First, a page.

Males select and defend nest sites, usually on narrow ledges on inaccessible rocky cliffs, facing the sea, sometimes on structures such as shipwrecks, bridges, or navigation towers.
A compact shallow bowl of mostly grass and seaweed, with mosses, sticks, feathers and general marine debris (including rope, plastic, and other human-made objects). The nest is lined with dry vegetation and cemented to the nest ledge with excrement (guano). Nests average 17.3 inches across and 10.2 inches tall, but much larger nests are recorded, especially where an old nest has become the base for a new one.
|Clutch Size:||1-8 eggs|
Greenish white to bluish.
|Condition at Hatching:|
Naked and helpless.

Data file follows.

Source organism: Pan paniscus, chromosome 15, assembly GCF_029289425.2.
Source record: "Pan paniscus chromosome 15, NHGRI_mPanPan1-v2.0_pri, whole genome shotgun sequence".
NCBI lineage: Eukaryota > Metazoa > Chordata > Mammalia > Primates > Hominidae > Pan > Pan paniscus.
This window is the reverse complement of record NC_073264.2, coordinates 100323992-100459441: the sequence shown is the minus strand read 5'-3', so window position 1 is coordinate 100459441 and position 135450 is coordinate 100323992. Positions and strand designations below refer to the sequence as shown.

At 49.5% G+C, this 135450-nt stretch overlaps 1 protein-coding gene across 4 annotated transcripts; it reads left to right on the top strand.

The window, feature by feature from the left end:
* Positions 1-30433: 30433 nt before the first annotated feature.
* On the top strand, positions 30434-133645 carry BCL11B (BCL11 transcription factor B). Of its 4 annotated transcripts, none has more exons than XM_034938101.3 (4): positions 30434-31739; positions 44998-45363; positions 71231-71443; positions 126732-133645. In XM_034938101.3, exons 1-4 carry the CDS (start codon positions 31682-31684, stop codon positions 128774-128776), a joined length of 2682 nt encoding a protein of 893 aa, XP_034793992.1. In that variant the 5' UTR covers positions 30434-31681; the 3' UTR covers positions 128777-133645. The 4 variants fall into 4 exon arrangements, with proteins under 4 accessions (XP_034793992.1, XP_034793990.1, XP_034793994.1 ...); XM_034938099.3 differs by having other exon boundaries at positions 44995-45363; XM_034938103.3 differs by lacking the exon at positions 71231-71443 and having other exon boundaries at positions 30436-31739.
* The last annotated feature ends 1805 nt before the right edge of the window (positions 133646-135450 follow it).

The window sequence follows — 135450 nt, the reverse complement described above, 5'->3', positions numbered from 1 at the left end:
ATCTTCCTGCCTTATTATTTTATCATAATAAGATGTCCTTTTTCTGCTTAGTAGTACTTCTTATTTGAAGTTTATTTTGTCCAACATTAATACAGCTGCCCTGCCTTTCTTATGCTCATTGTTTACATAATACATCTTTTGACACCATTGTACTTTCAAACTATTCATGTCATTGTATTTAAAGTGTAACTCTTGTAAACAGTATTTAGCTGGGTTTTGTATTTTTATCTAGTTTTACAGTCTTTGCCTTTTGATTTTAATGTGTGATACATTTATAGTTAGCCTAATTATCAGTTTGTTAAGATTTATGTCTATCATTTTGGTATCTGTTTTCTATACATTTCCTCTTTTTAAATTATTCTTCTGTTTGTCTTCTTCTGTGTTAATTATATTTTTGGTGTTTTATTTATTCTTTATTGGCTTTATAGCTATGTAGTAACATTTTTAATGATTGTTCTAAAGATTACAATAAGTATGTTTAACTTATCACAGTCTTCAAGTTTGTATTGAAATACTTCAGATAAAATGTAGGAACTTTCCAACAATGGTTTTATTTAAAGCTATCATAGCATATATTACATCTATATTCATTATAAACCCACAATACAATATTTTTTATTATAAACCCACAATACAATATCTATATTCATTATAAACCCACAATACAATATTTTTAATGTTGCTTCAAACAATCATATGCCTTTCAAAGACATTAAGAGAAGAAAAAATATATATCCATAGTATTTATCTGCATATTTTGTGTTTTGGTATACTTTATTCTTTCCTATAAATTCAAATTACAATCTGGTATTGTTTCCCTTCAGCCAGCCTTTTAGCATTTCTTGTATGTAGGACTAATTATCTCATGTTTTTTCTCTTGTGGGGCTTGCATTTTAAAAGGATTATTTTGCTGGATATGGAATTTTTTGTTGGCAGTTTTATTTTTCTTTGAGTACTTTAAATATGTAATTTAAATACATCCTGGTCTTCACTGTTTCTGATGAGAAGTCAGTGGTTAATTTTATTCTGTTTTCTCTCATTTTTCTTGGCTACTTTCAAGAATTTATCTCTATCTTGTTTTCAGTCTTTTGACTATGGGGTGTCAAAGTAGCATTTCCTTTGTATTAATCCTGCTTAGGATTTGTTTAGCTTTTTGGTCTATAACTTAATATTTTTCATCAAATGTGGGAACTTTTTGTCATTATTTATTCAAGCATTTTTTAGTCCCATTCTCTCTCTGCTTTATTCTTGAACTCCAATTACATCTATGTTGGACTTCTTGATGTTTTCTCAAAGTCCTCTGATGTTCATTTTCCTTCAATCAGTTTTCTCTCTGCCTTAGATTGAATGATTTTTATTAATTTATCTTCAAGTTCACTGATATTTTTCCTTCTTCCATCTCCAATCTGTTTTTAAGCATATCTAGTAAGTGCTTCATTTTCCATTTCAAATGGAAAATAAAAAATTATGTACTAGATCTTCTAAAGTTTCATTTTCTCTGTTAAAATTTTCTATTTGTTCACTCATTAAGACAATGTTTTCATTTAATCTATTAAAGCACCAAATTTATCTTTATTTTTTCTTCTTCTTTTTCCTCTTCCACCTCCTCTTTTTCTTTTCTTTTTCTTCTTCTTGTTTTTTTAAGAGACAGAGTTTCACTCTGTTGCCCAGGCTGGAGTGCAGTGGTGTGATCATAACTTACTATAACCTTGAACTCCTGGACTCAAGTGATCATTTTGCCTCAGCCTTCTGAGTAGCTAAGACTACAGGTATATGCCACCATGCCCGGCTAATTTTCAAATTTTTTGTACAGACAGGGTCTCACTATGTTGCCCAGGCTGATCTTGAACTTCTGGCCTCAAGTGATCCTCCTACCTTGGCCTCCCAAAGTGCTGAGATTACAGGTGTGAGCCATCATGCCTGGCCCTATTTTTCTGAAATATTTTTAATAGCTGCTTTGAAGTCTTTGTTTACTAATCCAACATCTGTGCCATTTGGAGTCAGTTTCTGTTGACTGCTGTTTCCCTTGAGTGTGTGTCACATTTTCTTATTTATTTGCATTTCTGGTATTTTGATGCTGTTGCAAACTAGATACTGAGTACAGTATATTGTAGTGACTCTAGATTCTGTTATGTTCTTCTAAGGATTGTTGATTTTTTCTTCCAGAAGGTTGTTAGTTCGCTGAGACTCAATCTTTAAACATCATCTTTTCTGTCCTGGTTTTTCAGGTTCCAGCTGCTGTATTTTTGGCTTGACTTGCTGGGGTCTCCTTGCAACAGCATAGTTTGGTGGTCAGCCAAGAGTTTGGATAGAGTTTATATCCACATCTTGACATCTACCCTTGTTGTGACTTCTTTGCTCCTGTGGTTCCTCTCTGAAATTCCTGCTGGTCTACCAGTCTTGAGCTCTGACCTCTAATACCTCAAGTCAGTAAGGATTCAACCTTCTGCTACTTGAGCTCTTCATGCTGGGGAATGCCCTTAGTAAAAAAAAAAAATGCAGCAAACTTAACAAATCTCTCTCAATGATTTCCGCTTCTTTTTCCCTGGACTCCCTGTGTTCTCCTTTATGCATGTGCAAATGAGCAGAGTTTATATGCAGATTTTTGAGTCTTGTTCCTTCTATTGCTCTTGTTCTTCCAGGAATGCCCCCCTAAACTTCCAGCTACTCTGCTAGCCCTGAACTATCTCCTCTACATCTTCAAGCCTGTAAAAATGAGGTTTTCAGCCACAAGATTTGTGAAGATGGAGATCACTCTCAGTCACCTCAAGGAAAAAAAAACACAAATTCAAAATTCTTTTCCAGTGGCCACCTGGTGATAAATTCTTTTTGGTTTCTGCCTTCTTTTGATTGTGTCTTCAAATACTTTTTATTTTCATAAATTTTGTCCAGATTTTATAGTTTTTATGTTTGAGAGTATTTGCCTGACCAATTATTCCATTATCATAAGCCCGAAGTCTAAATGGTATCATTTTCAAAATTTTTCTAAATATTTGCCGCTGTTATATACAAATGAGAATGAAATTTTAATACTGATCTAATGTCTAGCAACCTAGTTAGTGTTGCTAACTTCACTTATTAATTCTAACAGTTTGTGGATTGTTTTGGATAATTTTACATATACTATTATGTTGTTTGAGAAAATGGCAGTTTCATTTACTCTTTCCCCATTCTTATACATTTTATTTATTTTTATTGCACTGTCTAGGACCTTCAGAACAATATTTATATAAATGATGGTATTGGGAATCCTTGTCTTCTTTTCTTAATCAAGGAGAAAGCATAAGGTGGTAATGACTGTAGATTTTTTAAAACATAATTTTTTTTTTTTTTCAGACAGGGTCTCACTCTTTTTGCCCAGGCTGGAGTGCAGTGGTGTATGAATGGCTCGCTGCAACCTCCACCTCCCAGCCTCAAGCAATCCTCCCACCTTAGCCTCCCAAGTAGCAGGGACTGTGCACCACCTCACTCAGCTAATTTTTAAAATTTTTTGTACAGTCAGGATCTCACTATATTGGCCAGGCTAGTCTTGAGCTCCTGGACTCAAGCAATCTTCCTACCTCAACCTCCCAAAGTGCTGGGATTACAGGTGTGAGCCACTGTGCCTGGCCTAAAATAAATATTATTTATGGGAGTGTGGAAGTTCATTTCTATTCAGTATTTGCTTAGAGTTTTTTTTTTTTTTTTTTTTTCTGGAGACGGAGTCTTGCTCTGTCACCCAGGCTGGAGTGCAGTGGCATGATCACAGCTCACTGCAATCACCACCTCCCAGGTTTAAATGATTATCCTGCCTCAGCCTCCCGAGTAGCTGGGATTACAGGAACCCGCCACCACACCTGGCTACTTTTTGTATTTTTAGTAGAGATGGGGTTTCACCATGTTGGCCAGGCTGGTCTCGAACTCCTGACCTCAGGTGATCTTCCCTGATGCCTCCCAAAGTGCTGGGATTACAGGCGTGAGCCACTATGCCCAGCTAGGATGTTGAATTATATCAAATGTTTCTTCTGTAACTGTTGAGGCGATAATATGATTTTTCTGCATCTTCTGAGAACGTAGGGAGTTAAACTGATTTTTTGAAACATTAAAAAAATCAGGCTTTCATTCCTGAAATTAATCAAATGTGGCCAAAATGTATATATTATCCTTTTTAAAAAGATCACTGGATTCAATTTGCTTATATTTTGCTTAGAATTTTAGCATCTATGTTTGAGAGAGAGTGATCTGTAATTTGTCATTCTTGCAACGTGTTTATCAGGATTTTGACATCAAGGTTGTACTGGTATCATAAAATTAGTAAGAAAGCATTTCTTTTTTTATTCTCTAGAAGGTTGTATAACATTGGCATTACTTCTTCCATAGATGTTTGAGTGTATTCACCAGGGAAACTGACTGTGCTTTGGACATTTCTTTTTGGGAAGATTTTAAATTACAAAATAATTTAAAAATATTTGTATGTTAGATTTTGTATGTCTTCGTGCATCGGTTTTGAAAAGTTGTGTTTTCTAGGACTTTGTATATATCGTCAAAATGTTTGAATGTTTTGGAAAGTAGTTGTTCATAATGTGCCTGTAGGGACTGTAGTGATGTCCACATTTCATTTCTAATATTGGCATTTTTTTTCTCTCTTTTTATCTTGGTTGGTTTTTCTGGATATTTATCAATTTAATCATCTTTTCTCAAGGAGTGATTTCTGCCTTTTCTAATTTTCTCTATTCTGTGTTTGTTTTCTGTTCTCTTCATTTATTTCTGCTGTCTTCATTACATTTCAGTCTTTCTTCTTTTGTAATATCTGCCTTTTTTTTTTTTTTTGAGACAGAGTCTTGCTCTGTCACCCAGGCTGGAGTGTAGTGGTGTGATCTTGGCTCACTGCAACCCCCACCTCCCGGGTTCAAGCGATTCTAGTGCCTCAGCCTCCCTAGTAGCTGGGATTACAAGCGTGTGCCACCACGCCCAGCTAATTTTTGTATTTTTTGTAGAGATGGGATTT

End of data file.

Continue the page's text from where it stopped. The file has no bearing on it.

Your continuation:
Males are the first to return to nesting cliffs, where they perform wing-waving displays, showing off their white flank patches to returning females. When a female lands beside him, a male then exposes his vivid red mouth lining and bobs his head vigorously. If both agree to pair, the female stays at the nest ledge while the male gathers nesting material. Males continue the wing-waving display during nest building, which is a shared task. When coming and going from the nest, both members of the pair use calls and displays to maintain the pair bond: females bow, both sexes open the bill to display the gape, and both kink the neck when building the nest, sometimes also entwining their necks together. When ready to depart the nest ledge, a member of the pair arches the neck, points the bill downward, and hops like a rabbit a few times, then opens the bill before departing. Such a display usually occurs when one mate relieves the other of incubation duties. Like many seabirds, Pelagic Cormorants perform “reverse” copulation, in which the female mounts the male, probably another method to maintain pair bonds. In some locations, nests are built very close to neighbors, but in many colonies, Pelagics build their nests in isolated sites, out of sight of others of the species. Both parents feed the chicks until fledging, traveling up to 25 miles per day to forage. They add nesting material throughout the nesting season, and older chicks sometimes assist parents in arranging nest material. Males defend the nest site, threatening other males that come too close by waving the wings and head, thrusting the head, and making growling calls. If a rival male attempts to usurp the nest ledge, the owner fights to retain it, jabbing and grasping the opponent by the bill, trying the push him off the ledge. After breeding, the pair separates for 7–8 months. In some areas, Pelagic Cormorants linger after the breeding season at the nest ledge for several months, and return there well before the season recommences, probably to ensure they can reclaim their nest site.Back to top